Breaking the Stigma: Mental health and the role of the youth work sector
Emily Carson, Masters student at the University of Edinburgh studying International Development, blogs about completing her Masters Dissertation, in partnership with YouthLink Scotland, on the topic of mental health and well-being, and the role of the youth work sector in improving those aspects of young people’s lives.
As mental health and well-being have become increasingly important topics in the conversation about public health in Scotland, various sectors are involved in trying to increase the quality and availability of treatment and support for young people. The youth work sector in Scotland, which supports young people across the country in countless ways, has also made this a priority in the work they are doing.
During my research, I spent several months meeting with youth workers from a range of organisations to get their perspectives and experiences on what impact has been made for young people’s mental health and well-being, and what direction the sector should move forward in. Youth work has already aligned many of its goals to focus on improvement in these areas and has shown they are determined to help young people achieve positive mental health and well-being, while strengthening their own voice on these topics.
During my meetings with youth workers from a wide range of projects and programmes, it’s clear that these organisations have focused largely on providing young people with the knowledge and resources to prevent ill mental health, and to promote positive mental health and well-being. This has resulted in countless issue-based programmes, skill-building workshops, and direct support sessions for young people. Additionally, several organisations have run large-scale campaigns on everything from suicide prevention to de-stigmatisation, and have conducted large amounts of research, which can assist in creating new and improved programmes to help young people.
Youth work is unique in the way it helps young people, as it focusses on adapting it’s delivery to meet their evolving wants and needs. Because of this, youth work can constantly improve the way it addresses mental health and well-being for young people, adapting to new technologies, and changing programmes based on feedback from the young people they are working with. This adaptability, paired with the trusting relationships that are formed between young people and youth workers, has allowed youth work to provide a truly long-lasting impact to young people, which is vital in addressing mental health issues.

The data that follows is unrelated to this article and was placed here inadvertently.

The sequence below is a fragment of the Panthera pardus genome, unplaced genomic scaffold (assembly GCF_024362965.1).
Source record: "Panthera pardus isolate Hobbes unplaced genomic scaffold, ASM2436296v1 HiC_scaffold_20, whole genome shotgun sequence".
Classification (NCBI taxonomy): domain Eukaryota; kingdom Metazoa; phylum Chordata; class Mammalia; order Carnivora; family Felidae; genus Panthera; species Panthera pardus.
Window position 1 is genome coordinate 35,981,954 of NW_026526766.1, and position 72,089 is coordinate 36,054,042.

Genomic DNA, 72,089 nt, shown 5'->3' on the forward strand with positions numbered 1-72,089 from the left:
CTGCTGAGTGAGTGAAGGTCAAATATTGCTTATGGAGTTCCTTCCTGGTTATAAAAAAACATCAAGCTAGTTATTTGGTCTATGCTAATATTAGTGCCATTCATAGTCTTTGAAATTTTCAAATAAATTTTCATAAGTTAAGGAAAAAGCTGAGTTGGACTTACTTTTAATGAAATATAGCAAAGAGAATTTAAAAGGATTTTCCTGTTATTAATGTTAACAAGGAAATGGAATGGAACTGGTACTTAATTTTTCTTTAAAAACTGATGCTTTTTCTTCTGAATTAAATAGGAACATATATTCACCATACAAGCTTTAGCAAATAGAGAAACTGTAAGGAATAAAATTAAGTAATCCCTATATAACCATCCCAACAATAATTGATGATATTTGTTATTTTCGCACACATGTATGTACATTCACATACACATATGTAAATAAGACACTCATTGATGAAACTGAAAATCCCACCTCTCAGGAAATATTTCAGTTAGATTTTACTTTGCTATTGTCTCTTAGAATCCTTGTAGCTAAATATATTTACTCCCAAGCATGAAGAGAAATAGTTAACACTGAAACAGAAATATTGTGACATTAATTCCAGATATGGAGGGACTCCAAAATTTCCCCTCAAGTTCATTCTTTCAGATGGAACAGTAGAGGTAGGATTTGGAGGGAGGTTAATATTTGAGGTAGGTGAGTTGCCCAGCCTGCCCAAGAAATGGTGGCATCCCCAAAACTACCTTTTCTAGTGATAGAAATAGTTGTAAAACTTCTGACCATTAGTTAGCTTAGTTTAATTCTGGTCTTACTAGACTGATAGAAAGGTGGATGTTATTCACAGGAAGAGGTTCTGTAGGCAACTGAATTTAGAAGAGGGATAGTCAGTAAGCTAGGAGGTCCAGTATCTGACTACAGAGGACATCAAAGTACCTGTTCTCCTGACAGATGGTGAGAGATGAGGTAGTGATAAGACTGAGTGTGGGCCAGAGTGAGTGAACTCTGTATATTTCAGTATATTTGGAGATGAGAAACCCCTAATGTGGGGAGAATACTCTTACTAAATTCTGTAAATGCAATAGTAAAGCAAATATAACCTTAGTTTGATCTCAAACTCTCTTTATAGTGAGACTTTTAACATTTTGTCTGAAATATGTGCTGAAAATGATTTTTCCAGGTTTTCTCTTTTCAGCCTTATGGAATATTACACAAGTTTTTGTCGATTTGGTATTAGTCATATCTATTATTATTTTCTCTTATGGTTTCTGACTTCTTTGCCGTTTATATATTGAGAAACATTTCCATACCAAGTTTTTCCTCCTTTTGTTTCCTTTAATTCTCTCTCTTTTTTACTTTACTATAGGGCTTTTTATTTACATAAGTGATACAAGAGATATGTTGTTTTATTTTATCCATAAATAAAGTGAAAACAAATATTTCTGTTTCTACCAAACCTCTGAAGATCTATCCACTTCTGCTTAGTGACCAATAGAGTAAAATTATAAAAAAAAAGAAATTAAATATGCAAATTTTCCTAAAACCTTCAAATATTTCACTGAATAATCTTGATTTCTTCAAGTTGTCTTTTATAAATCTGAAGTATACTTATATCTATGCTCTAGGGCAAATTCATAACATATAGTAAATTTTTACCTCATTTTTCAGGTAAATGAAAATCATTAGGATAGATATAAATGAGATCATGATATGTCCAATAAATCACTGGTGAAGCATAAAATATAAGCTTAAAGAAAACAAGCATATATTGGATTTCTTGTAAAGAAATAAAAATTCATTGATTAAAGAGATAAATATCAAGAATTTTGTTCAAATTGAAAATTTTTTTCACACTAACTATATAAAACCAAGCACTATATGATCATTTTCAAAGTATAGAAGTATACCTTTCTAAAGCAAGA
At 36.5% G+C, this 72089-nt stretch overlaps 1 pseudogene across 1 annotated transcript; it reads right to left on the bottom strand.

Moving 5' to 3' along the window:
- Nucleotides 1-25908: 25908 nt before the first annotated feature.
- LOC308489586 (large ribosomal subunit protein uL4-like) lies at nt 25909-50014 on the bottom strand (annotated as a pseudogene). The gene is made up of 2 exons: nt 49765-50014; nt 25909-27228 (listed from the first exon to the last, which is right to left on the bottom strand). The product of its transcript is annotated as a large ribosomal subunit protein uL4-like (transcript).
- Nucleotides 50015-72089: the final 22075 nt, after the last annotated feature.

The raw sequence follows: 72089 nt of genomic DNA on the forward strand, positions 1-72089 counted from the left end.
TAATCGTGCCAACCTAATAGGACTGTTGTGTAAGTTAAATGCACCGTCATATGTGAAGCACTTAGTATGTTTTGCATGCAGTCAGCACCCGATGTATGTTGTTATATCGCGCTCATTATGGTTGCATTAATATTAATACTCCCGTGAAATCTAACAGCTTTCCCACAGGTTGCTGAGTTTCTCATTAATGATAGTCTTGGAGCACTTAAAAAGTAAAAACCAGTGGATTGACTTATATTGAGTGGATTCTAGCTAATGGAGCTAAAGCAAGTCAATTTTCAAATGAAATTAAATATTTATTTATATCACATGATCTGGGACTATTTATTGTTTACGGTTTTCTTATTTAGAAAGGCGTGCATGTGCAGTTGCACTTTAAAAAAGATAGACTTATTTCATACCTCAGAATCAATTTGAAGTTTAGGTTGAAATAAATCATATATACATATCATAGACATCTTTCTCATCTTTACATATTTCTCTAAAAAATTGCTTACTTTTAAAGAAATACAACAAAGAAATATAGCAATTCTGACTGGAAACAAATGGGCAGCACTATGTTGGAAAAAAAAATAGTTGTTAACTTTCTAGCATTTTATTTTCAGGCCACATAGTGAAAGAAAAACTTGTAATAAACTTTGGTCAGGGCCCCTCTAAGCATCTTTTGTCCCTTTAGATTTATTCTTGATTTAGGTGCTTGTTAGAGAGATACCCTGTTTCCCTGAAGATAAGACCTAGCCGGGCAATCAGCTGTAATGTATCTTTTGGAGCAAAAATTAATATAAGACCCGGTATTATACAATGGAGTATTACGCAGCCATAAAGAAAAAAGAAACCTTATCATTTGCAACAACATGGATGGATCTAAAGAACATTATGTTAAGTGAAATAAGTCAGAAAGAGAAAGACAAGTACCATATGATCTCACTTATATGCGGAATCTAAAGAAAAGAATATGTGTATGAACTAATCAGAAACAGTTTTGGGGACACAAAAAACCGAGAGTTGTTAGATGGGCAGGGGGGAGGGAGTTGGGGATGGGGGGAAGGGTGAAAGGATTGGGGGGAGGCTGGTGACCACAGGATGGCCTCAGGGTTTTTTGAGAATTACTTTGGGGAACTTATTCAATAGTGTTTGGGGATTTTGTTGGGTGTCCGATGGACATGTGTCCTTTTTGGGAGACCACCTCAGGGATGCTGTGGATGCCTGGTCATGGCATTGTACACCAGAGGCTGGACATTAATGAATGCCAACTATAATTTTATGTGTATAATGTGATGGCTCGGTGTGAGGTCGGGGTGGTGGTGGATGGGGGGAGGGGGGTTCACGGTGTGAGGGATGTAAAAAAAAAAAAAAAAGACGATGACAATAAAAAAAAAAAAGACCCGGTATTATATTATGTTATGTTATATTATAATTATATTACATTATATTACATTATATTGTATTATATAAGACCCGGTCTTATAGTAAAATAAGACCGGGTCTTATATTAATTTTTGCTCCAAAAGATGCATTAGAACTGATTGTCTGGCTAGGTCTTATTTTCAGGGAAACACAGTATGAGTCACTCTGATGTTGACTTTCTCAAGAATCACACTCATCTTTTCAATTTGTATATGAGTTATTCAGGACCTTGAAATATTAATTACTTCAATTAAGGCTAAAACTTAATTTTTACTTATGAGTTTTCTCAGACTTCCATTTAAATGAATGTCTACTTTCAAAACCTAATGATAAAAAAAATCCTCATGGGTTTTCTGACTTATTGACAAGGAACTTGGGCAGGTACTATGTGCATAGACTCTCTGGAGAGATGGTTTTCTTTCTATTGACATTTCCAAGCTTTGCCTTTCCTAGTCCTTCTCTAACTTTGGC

Organisations within the youth work sector have also shown a strong commitment to partnership working and working with other youth organisations, with the shared goal of supporting young people. This is extremely important when looking at complex issues like mental health, which are not so easily solved by just one organisation.
There are of course areas of improvement, which youth workers I spoke with mentioned as important. These include, continuing to adapt to new technologies, improving inclusivity of services, as well as strengthening the coordination of different organisations working together on programmes. Additionally, there will need to be further research done within the sector on the impact of youth work to understand what is working well, and what can be made better so that more young people are getting the help they need.
From my research, it is clear to me that youth work has already been extremely significant in improving mental health and well-being for young people. Those I spoke with emphasised that mental health would continue to be a priority in their programmes in the future, and I believe that as youth work continuously adapts and improves, we will see strong improvements in the mental health of Scotland’s young people!